Munich, 24 March 1997 (RFE/RL)-- Germany and France are again trying to push the European Union into closer cooperation on European defense policy, despite hostility from Britain and reluctance from several other countries, particularly the neutral states..
The German foreign ministry says the latest initiative will probably be unveiled tomorrow at ceremonies in Rome marking the 40th anniversary of the Treaty of Rome in 1957, which was the first step towards the present European Union. EU foreign ministers are likely to use the occasion to continue discussions on unity, including that of foreign and defense policies.
The Bonn foreign ministry did not discuss details of the latest
Franco-German initiative but said it improved on previous unsuccessful
similar efforts. It proposes that the European Union develop its
own defense arm through an organization called the West European Union (WEU). The WEU has existed for many years but has never been really effective.
The Bonn spokesman said the WEU is not envisaged as a rival to the
American-dominated NATO but as a parallel development based in Europe. At present WEU has no forces of its own and relies on NATO for troops and equipment for operations, even if they are carried-out in the name of the WEU.
The latest Franco-German plan calls for three phases of development. In the first, the EU would call on the WEU for international missions, such as peacekeeping. Members of the EU would be expected to contribute forces to WEU missions. This would also be expected of Central and East European countries which join the EU early next century.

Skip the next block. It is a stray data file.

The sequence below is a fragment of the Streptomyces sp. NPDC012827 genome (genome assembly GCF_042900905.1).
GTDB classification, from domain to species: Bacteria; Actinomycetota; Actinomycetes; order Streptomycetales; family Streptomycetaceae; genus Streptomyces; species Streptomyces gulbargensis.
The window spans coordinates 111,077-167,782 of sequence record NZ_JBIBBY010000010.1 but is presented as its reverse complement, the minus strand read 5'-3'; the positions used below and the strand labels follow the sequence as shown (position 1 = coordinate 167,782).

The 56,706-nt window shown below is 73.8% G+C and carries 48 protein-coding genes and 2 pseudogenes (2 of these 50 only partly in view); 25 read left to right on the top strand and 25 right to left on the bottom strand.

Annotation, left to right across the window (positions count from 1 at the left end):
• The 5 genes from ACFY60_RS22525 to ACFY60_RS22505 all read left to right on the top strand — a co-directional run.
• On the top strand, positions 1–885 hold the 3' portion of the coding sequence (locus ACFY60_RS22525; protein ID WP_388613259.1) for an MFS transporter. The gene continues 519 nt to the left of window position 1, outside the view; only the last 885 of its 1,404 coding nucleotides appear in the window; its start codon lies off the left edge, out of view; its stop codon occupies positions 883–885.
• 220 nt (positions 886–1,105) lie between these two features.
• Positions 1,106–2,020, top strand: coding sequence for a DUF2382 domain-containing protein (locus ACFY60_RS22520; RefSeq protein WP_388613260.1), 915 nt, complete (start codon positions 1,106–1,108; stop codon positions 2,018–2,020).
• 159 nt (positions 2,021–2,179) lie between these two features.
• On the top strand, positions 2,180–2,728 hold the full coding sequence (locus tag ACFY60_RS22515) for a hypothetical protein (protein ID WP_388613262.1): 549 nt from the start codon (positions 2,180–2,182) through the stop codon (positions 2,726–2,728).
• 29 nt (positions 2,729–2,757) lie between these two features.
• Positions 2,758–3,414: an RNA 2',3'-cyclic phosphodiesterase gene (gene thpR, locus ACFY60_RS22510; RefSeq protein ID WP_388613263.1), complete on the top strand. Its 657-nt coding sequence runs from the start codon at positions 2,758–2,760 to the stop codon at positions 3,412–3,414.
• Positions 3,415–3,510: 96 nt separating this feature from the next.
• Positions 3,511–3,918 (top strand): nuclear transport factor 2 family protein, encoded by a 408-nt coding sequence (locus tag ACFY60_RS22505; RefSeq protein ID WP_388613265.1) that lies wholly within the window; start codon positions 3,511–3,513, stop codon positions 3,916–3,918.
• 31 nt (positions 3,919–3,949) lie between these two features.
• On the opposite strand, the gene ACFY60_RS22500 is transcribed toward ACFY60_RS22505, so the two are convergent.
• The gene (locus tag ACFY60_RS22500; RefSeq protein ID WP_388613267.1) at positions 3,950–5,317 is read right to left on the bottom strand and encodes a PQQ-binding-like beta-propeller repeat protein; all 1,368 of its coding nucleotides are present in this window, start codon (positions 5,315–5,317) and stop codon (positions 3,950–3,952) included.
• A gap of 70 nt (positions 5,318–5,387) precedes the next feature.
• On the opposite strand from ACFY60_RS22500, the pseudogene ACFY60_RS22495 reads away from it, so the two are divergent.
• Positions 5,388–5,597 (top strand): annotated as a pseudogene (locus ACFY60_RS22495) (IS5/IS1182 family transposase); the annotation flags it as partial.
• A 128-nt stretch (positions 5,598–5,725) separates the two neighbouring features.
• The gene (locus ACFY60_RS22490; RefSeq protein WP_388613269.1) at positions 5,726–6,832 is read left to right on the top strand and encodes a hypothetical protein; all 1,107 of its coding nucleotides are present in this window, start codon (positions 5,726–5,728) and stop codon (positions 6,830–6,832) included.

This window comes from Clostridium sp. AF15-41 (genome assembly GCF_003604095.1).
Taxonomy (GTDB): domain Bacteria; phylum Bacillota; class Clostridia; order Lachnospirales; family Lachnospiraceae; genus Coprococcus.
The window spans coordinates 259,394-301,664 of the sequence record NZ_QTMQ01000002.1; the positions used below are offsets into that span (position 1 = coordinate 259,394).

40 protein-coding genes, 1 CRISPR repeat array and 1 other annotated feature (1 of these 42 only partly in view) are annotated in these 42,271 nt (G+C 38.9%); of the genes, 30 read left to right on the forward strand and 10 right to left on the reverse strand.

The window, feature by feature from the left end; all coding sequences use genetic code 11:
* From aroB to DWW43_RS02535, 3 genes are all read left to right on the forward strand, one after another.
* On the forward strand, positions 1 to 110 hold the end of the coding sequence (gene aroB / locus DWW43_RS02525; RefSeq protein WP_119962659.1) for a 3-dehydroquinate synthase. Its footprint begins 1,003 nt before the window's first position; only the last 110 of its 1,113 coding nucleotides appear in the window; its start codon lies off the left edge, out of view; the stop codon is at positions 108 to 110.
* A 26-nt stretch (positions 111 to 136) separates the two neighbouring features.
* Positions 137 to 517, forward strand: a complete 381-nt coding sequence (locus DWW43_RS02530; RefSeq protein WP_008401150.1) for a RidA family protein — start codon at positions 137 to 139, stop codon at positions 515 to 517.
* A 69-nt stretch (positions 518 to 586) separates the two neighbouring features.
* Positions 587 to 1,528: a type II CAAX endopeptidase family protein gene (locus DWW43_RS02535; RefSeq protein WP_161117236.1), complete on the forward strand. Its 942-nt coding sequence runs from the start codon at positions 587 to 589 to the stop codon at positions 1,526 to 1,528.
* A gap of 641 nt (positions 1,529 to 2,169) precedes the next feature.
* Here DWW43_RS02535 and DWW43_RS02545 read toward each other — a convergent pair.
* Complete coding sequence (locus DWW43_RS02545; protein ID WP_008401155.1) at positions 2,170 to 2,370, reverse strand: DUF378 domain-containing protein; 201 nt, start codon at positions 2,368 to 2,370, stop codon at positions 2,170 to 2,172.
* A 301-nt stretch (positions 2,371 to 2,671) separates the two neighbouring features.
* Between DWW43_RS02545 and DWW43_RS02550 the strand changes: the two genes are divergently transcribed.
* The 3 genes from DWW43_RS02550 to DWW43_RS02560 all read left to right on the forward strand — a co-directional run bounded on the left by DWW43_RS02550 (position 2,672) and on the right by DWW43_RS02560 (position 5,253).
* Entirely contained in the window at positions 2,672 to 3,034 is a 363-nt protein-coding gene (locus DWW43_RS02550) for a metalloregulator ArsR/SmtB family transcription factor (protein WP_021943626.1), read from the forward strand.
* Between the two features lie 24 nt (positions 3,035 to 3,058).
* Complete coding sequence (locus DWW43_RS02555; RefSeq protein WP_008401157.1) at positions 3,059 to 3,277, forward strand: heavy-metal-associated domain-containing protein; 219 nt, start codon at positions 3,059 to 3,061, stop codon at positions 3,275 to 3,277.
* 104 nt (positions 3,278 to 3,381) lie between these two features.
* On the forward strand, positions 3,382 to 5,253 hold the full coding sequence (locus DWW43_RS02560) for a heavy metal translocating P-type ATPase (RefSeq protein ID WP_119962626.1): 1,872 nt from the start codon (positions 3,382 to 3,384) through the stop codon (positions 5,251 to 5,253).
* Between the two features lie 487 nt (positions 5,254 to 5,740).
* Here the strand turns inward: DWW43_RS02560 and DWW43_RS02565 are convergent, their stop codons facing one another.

In the second phase, the WEU would be more fully integrated into the European Union. The European Council of Ministers would take responsibility for setting the WEU guidelines and defining its policy instead of individual member-governments making their own decisions. The third stage envisages complete integration into EU.
According to the foreign ministry, the Franco-German initiative is
supported by Belgium, Spain and Italy, which already have close military ties, but is opposed by Britain while several other countries are reluctant. The Bonn foreign ministry confirmed that Britain had threatened to veto the proposal but added: "we will wait and see what really happens."
Britain argues that the proposal is unnecessary because most European countries are already members of NATO, which is equipped to carry out international operations, including peacekeeping ones. It also says the proposal is impractical because not all members of the European Union are members of the WEU.
The exceptions are the four neutral countries -- Austria, Finland,
Sweden and Ireland. Sweden has recently made plain that neutrality remains a fundamental principle of domestic politics, although some aspects of it were modified to allow it to enter the European Union. Austria also entered the EU only after receiving assurances that some core issues in its neutrality policy would not be affected. Recent statements from some Finnish politicians indicate that there is still strong support for neutrality there, if only to pacify Russia.
Diplomats said that the real decisions on the latest Franco-German plan are to be taken in negotiations with individual capitals. France and Germany hope that a commitment to integrate the WEU with the European Union can be obtained at the EU summit meeting in Amsterdam in June. France and Germany also hope that if a new British government emerges at the upcoming elections, it will be less hostile to the idea than the current government led by John Major.
The diplomats also pointed out that this is only one of a number of
Franco-German initiatives aimed at the long-term goal of creating a common foreign and defense policy in Europe. The two countries created the so-called Eurocorps, a 50,000-man multi-national unit which now includes troops not only from France and Germany but also from Belgium, Spain and Luxembourg.
French spokesmen have touted the corps as the kernel of a future all-European army. Technically the Eurocorps has been operational for about a year but in practice its activities have been limited.
In another move, it was disclosed in January this year that France and Germany have tentative plans to create a powerful European defense industry as part of a common strategic concept for Europe. France, in particular, believes European countries should adopt a policy of "Europe first" when buying new tanks and other weapons. At present NATO relies largely on American weaponry.